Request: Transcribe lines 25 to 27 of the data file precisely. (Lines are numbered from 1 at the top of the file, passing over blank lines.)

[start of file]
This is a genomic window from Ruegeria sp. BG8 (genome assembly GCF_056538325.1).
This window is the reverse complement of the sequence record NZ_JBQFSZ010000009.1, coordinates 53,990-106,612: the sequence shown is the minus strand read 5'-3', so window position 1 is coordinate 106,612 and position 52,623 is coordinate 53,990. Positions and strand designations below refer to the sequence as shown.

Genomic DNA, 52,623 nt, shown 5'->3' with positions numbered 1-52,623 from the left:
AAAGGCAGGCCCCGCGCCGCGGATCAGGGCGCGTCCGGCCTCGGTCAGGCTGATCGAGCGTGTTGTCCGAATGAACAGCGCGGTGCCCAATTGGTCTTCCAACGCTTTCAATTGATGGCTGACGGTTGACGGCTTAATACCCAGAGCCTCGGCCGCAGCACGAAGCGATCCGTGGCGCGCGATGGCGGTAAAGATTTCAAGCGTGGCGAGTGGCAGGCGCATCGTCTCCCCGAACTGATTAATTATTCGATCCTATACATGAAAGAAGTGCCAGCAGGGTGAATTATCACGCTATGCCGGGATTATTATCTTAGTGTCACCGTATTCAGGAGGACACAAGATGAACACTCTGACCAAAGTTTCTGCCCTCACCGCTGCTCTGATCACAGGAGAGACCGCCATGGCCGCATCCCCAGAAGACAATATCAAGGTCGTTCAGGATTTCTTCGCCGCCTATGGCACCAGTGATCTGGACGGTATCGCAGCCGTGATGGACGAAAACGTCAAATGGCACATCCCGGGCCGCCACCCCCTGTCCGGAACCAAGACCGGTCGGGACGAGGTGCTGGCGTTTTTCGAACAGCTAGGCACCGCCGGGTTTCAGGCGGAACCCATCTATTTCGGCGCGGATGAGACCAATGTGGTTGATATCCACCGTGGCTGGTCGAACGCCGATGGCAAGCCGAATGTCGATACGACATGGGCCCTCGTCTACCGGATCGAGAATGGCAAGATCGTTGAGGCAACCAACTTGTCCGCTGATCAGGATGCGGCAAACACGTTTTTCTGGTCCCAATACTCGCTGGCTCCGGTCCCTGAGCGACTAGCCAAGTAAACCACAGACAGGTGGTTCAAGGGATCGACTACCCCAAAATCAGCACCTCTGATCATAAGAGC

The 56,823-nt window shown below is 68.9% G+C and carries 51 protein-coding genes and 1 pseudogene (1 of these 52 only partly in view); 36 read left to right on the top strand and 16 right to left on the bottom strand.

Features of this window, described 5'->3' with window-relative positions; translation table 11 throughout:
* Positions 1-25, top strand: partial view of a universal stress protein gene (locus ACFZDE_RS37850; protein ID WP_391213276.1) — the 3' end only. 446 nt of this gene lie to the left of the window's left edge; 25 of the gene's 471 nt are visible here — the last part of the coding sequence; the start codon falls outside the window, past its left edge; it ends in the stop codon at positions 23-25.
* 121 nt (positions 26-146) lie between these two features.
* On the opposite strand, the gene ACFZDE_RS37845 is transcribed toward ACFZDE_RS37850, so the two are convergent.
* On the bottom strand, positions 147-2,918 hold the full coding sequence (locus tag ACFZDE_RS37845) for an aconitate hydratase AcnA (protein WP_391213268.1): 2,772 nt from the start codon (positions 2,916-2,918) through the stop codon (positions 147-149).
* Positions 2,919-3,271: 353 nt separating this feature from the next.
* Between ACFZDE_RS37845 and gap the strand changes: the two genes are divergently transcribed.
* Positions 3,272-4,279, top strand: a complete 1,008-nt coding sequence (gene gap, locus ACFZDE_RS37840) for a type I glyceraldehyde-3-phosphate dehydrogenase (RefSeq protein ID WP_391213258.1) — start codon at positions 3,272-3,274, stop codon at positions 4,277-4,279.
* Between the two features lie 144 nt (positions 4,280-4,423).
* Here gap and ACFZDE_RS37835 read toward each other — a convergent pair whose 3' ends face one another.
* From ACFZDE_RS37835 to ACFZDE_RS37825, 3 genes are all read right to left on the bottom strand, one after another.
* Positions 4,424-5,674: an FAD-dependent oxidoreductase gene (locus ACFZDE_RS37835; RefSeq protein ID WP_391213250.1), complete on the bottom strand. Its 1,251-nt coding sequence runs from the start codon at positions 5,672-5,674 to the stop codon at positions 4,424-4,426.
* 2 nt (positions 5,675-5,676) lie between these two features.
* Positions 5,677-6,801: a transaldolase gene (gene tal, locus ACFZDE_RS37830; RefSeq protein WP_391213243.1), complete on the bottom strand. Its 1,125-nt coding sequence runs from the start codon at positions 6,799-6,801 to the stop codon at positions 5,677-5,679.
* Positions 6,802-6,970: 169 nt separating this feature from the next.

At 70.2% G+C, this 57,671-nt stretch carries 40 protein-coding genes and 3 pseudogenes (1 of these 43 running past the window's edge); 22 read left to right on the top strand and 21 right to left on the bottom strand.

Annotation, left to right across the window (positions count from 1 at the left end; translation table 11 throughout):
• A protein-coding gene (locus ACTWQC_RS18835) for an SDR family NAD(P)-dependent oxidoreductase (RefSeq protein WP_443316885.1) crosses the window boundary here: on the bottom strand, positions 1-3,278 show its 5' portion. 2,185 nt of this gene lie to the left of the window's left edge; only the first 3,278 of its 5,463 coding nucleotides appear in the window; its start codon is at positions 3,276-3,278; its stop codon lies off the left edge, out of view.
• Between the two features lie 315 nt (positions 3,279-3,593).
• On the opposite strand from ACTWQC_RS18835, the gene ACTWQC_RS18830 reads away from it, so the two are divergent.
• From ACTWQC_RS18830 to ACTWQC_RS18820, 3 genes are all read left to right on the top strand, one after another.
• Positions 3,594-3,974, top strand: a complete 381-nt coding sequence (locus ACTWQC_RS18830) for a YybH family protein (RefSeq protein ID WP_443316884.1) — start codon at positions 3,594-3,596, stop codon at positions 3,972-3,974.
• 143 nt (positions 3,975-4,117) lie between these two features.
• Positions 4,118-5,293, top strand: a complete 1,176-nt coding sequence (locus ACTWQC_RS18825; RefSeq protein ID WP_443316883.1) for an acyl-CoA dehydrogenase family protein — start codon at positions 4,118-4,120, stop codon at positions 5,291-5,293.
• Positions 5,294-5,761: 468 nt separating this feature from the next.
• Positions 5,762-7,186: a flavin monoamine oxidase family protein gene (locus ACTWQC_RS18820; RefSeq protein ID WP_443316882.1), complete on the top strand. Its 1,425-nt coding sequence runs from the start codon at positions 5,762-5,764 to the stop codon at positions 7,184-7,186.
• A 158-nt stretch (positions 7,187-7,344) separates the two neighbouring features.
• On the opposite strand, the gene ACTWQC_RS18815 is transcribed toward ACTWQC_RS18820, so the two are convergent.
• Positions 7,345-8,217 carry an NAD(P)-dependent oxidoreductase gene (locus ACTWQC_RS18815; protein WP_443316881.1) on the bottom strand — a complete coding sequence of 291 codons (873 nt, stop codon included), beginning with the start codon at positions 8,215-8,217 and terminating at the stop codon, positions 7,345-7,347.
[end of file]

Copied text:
• On the opposite strand from ACTWQC_RS18835, the gene ACTWQC_RS18830 reads away from it, so the two are divergent.
• From ACTWQC_RS18830 to ACTWQC_RS18820, 3 genes are all read left to right on the top strand, one after another.
• Positions 3,594-3,974, top strand: a complete 381-nt coding sequence (locus ACTWQC_RS18830) for a YybH family protein (RefSeq protein ID WP_443316884.1) — start codon at positions 3,594-3,596, stop codon at positions 3,972-3,974.